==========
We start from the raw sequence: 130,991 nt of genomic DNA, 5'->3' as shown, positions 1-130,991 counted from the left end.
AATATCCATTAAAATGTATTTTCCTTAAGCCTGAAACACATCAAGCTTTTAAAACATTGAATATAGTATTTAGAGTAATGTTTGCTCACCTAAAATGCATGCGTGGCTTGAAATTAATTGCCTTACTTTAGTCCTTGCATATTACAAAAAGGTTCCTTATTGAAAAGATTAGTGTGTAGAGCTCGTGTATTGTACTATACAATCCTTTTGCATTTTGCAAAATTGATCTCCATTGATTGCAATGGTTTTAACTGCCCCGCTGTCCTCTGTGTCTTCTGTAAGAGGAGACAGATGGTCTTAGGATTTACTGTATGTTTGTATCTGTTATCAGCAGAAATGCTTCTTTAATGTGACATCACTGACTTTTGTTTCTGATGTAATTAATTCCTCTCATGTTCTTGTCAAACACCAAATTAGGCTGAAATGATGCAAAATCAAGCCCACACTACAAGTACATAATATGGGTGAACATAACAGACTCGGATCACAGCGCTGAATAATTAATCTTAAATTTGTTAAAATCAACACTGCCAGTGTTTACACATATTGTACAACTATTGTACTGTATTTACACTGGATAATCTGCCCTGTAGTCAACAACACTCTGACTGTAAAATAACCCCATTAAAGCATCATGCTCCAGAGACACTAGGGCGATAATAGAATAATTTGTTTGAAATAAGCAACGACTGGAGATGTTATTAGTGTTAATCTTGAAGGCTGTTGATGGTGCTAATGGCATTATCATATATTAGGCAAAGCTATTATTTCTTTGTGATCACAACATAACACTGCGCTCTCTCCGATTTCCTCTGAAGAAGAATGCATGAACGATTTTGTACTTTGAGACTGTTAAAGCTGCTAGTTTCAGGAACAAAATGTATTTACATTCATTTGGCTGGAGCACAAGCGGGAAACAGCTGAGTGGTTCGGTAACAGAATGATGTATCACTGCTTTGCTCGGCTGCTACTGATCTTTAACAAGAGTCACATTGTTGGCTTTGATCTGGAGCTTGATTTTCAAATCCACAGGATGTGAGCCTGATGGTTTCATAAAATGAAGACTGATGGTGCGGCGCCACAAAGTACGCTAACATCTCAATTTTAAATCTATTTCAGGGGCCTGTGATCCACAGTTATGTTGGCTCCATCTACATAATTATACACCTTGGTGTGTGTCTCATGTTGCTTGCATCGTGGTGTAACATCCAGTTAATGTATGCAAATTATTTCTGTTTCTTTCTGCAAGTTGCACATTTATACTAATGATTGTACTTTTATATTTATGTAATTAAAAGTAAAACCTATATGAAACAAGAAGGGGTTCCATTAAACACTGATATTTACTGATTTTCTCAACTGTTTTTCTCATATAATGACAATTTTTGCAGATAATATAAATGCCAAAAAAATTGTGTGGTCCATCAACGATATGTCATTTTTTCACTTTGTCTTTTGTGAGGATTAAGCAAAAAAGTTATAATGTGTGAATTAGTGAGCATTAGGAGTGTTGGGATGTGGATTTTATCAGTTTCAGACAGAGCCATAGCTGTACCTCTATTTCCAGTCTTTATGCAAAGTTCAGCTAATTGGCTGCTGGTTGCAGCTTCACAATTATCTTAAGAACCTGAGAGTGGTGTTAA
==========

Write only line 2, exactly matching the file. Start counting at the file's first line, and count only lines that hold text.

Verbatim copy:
AATATCCATTAAAATGTATTTTCCTTAAGCCTGAAACACATCAAGCTTTTAAAACATTGAATATAGTATTTAGAGTAATGTTTGCTCACCTAAAATGCATGCGTGGCTTGAAATTAATTGCCTTACTTTAGTCCTTGCATATTACAAAAAGGTTCCTTATTGAAAAGATTAGTGTGTAGAGCTCGTGTATTGTACTATACAATCCTTTTGCATTTTGCAAAATTGATCTCCATTGATTGCAATGGTTTTAACTGCCCCGCTGTCCTCTGTGTCTTCTGTAAGAGGAGACAGATGGTCTTAGGATTTACTGTATGTTTGTATCTGTTATCAGCAGAAATGCTTCTTTAATGTGACATCACTGACTTTTGTTTCTGATGTAATTAATTCCTCTCATGTTCTTGTCAAACACCAAATTAGGCTGAAATGATGCAAAATCAAGCCCACACTACAAGTACATAATATGGGTGAACATAACAGACTCGGATCACAGCGCTGAATAATTAATCTTAAATTTGTTAAAATCAACACTGCCAGTGTTTACACATATTGTACAACTATTGTACTGTATTTACACTGGATAATCTGCCCTGTAGTCAACAACACTCTGACTGTAAAATAACCCCATTAAAGCATCATGCTCCAGAGACACTAGGGCGATAATAGAATAATTTGTTTGAAATAAGCAACGACTGGAGATGTTATTAGTGTTAATCTTGAAGGCTGTTGATGGTGCTAATGGCATTATCATATATTAGGCAAAGCTATTATTTCTTTGTGATCACAACATAACACTGCGCTCTCTCCGATTTCCTCTGAAGAAGAATGCATGAACGATTTTGTACTTTGAGACTGTTAAAGCTGCTAGTTTCAGGAACAAAATGTATTTACATTCATTTGGCTGGAGCACAAGCGGGAAACAGCTGAGTGGTTCGGTAACAGAATGATGTATCACTGCTTTGCTCGGCTGCTACTGATCTTTAACAAGAGTCACATTGTTGGCTTTGATCTGGAGCTTGATTTTCAAATCCACAGGATGTGAGCCTGATGGTTTCATAAAATGAAGACTGATGGTGCGGCGCCACAAAGTACGCTAACATCTCAATTTTAAATCTATTTCAGGGGCCTGTGATCCACAGTTATGTTGGCTCCATCTACATAATTATACACCTTGGTGTGTGTCTCATGTTGCTTGCATCGTGGTGTAACATCCAGTTAATGTATGCAAATTATTTCTGTTTCTTTCTGCAAGTTGCACATTTATACTAATGATTGTACTTTTATATTTATGTAATTAAAAGTAAAACCTATATGAAACAAGAAGGGGTTCCATTAAACACTGATATTTACTGATTTTCTCAACTGTTTTTCTCATATAATGACAATTTTTGCAGATAATATAAATGCCAAAAAAATTGTGTGGTCCATCAACGATATGTCATTTTTTCACTTTGTCTTTTGTGAGGATTAAGCAAAAAAGTTATAATGTGTGAATTAGTGAGCATTAGGAGTGTTGGGATGTGGATTTTATCAGTTTCAGACAGAGCCATAGCTGTACCTCTATTTCCAGTCTTTATGCAAAGTTCAGCTAATTGGCTGCTGGTTGCAGCTTCACAATTATCTTAAGAACCTGAGAGTGGTGTTAA